For some rare liver diseases, successfully funded collaborations have been achieved in recent years. EuroWilson (http://18.104.22.168/eurowilson), supported by the European Union’s FP6 program under the direction of Stuart Tanner, maintains a registry and database on Wilson disease patients across European countries. The Biliary Atresia Research Consortium (http://www.barcnetwork.org) and the Cholestatic Liver Disease Consortium (http://rarediseasesnetwork.org/clic), soon to be merged to form the Childhood Liver Disease Research and Education Network or ChiLDREN, are supported by the NIH with additional funding from the Alpha-1 Foundation and Cystic Fibrosis Foundation. These consortia investigate biliary atresia, idiopathic neonatal hepatitis, five genetic causes of intrahepatic cholestasis (including bile acid defects) and cystic fibrosis liver disease at 14 centers in the United States, Canada and United Kingdom, and maintain tissue and DNA repositories. Each of these initiatives has generated a better understanding of the natural history, etiology, genotype-phenotype relationships and pathogenesis of these disorders and has provided the infrastructure for conducting much needed clinical trials. Collaboration with patient advocacy groups, foundations and the pharmaceutical industry is vital for translation of discoveries into new diagnostics and treatments.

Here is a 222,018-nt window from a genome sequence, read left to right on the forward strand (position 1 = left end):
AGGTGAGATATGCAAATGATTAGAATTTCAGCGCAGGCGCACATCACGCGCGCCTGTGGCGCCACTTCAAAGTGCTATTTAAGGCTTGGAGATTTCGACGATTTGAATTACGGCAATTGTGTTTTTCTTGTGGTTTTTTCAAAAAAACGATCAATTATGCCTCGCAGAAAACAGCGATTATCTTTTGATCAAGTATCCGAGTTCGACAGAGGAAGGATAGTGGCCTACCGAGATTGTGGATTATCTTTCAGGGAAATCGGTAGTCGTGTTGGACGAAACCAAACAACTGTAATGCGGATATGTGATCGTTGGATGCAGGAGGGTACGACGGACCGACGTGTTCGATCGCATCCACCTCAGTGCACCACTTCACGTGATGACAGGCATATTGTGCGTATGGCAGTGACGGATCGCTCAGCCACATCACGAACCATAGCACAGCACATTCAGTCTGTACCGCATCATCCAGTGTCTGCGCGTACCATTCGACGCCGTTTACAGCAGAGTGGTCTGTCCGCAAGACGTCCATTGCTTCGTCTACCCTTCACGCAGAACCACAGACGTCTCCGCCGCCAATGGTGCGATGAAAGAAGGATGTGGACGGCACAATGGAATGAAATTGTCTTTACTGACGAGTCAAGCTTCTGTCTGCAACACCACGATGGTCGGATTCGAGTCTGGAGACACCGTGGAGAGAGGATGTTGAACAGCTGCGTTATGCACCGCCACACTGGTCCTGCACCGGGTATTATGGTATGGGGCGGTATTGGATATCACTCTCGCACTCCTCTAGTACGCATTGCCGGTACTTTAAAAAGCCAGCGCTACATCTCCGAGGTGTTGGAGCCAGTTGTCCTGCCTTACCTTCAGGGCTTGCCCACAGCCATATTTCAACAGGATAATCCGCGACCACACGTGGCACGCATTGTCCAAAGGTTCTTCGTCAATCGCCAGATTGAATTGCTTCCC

In order to fully address critical needs in rare liver diseases, strategies are now needed to expand the international collaboration. For example, a genome wide association study to detect modifier genes in any of these rare genetic diseases may require several sets of many hundreds of affected patients and genetically similar controls. This can only be achieved through international efforts. To facilitate a wider reach, efforts should be made to clearly and collaboratively define the research needs and objectives, and to establish goals and timetables for deliverables to maximize efficiency and transparency. A similar collaborative research network methodology could be replicated to tackle other pediatric digestive diseases, both rare and more common. Such efforts are underway in pediatric intestinal failure, eosinophilic diseases of the GI tract and inflammatory bowel disease, among others. The challenges ahead will be to obtain sustainable resources and funding, to develop robust national and international registries and annotated tissue/DNA repositories for rare diseases, to capitalize on the implementation of electronic medical records, and to formulate and disseminate best practices to practitioners. It is also essential that these collaborative networks align and cooperate with parallel quality improvement initiatives to leverage scarce resources and personal capital. Increased involvement of our national pediatric GI and hepatology professional societies could be instrumental in taking the leadership to promote these initiatives.
Supported in part by NIH grants (MOI RR00069, UOIDK062453, U54DK078377, and UL1RR025780), the Abbey Bennett Liver Research Fund, the Alpha One Foundation and the Cystic Fibrosis Foundation.